QUEENS’ DIVERSITY SHOWN IN JUDGE PICKS
ON THE WEB
VISIT US ONLINE AT QNS.COM
CHECK OUT OUR SOCIAL MEDIA PAGES:
TIMESLEDGER | QNS.COM | SEPT. 4-SEPT. 10, 2020 13
BY GREGORY MEEKS
The recent Democratic National Convention has
filled us with hope for our country. In prime time, we’ve
seen the diversity of the Democratic Party, its inclusivity
and unifying nature, and the focus on justice that
we all share. The historic nature of Joe Biden selecting
Kamala Harris as his running mate shows our party
represents Americans’ views on justice and effective
As Democrats convened nationally to set a new
course for our country, I’m reminded that all politics
is local. A few weeks earlier, I joined fellow Democrats
from across Queens to determine the future course of
justice in New York State, and nominated Democratic
candidates for NY State’s Supreme Court 11th Judicial
Our Queens values of progress, diversity, and inclusion
in the pursuit of justice were evident among the
attending delegates. Whether as first-time delegates
— like Emilia Decaudin, who was also recently elected
district leader, one of the first two transgender district
leaders in Queens — or as veteran delegates, everyone
was focused fairness and equality.
I was honored to welcome delegates and introduce
Hon. Randall T. Eng as chair. He was the first elected
Asian-American Supreme Court judge from Queens,
and rose to become the presiding judge of the Second
Department. Thirty years ago he’d received his own
nomination to the Supreme Court. Queens has been a
hallmark of progress for decades.
Those values were present as candidates for nomination
were announced. Of the nine judges nominated,
six are women, four are people of color, and all collectively
represent Queens’ diversity and brilliance.
For instance, Hon. Lance P. Evans, is an Ivy League
graduate, lawyer, professor, community leader, and an
example of the excellence that comes from Queens. Or
perhaps consider Hon. Michelle A. Johnson — a firstgeneration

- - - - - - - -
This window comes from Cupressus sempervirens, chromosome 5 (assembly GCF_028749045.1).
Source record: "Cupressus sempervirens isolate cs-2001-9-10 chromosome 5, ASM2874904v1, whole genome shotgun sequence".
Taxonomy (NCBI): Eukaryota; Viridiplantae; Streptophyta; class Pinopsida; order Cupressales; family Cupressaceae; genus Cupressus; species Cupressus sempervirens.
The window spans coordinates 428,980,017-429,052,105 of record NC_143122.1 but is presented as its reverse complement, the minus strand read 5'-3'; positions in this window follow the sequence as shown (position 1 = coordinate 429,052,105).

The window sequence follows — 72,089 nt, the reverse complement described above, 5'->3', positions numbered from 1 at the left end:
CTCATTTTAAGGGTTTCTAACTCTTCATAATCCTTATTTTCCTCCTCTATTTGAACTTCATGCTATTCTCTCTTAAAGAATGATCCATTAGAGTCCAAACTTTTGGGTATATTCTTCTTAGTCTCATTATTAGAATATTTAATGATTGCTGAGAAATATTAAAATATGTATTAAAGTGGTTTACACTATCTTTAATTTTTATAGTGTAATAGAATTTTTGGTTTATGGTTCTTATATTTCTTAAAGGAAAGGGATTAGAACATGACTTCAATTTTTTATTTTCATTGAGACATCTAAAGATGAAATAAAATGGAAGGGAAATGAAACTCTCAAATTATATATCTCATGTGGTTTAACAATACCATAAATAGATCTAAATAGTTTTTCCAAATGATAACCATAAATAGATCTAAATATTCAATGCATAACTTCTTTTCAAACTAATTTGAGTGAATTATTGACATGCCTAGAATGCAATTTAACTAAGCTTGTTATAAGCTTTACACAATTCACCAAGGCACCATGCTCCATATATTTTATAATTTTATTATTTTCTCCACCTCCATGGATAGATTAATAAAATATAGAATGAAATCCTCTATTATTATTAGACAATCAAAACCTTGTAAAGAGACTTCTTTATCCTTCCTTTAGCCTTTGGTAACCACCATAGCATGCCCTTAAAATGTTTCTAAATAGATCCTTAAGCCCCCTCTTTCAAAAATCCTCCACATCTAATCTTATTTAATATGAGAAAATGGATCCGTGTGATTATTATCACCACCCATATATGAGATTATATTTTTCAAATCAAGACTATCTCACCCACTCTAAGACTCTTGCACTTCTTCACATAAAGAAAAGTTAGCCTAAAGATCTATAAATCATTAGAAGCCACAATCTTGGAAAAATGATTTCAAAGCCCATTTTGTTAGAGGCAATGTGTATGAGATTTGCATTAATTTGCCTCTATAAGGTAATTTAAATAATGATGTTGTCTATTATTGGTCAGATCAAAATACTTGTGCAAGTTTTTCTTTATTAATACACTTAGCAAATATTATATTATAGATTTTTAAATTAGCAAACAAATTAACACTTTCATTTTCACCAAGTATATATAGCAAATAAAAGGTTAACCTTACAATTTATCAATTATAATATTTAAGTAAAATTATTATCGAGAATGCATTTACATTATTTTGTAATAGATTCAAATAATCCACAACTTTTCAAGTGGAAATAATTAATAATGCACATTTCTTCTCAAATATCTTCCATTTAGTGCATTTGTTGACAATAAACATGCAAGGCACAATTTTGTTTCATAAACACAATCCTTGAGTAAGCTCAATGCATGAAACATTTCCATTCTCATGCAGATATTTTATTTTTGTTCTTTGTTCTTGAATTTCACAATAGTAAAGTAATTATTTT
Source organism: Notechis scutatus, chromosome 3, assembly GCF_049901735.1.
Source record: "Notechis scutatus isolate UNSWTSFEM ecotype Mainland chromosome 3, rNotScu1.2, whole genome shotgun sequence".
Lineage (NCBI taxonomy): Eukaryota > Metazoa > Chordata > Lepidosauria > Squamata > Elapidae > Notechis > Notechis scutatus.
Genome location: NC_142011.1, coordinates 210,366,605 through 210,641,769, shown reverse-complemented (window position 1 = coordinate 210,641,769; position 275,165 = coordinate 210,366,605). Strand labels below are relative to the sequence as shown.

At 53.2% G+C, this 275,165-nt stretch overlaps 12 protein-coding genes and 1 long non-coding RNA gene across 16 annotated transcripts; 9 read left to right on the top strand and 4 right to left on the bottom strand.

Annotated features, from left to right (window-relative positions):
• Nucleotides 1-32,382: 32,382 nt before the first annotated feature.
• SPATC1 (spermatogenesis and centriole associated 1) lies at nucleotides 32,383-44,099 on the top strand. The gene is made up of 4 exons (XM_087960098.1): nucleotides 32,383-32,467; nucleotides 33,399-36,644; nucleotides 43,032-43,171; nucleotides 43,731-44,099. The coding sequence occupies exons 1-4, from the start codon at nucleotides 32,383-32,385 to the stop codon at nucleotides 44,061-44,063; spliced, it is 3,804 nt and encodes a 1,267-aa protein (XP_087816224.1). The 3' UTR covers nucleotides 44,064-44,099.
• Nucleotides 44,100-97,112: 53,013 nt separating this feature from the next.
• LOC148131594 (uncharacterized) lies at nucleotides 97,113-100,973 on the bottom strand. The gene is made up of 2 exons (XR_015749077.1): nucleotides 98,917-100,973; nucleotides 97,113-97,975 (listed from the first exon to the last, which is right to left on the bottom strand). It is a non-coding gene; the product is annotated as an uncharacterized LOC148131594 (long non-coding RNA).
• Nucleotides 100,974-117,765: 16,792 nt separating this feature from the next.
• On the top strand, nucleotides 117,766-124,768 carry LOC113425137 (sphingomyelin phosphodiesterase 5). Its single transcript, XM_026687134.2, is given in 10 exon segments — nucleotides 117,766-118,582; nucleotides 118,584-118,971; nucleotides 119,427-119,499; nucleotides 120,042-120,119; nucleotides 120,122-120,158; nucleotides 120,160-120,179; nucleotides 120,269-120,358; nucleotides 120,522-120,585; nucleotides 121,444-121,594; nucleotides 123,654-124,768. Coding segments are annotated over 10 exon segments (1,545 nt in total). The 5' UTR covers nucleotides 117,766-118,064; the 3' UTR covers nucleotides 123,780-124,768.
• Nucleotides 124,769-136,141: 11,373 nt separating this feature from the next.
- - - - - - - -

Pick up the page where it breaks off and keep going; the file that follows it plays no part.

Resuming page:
American, Beach Channel High School
alum, HBCU cum laude graduate, and George Washington
University Law graduate — who shows that the
promise of our country is alive and well.
There’s also Hon. Karina E. Alomar, a St. John’s Law
graduate, whose career accomplishments and awards,
and track record of jurisprudence, can have anyone
wondering how just one person can do so much in the
name of justice. I was humbled to hear Hon. Mojgan C.
Lancman say she feels blessed every day to be part of a
community where a political refugee can rise to such
an esteemed position.
I was equally encouraged by the nominees and delegates
that evening. Each delegate spoke with conviction
in support of these judges and each delegate showed up
with a commitment to justice.
Conversations these days can, at times, be difficult
and draining. Too many of us have felt the yoke of injustice
for years. Too many of us have felt it even more
viscerally over the last few months. It’s clear: justice requires
It’s encouraging that no matter the difficulty ahead,
young people will do everything they can to demand
justice. We see that no matter the difficulty ahead, our
communities will come together to survive a crisis that
the president has failed to contain. We see that no matter
the difficulty ahead, our party has nominated and
is poised to elect an African-American woman as our
As history talks about the Civil Rights Movement,
so too will they talk about today — what we have done
to ensure Black lives matter and that immigrants have
the right to pursue a better life in America. The camera
of history is rolling and the viewers of the future
will analyze what we did today to stand for liberty and
justice for all.
Gregory Meeks is the chairman of the Democratic Organization
of Queens County.
Letters should be typed or neatly handwritten, and those longer than 300
words may be edited for brevity and clarity. All letters must include the
writer’s name and phone number for verifi cation. Names may be withheld
from publication if requested, but anonymously sent letters will not be
printed. Letters must be received by Thursday noon to appear in the next
week’s paper. All letters become the property of Schneps Media and may
be republished in any format.
LAST WEEK’S TOP STORY:
Queens College in Flushing voted Best College in The
Princeton Review 2021 edition
SUMMARY: This year marks the 29th time Queens College in
Flushing has been named one of the country’s best institutions for
undergraduate education by the Princeton Review.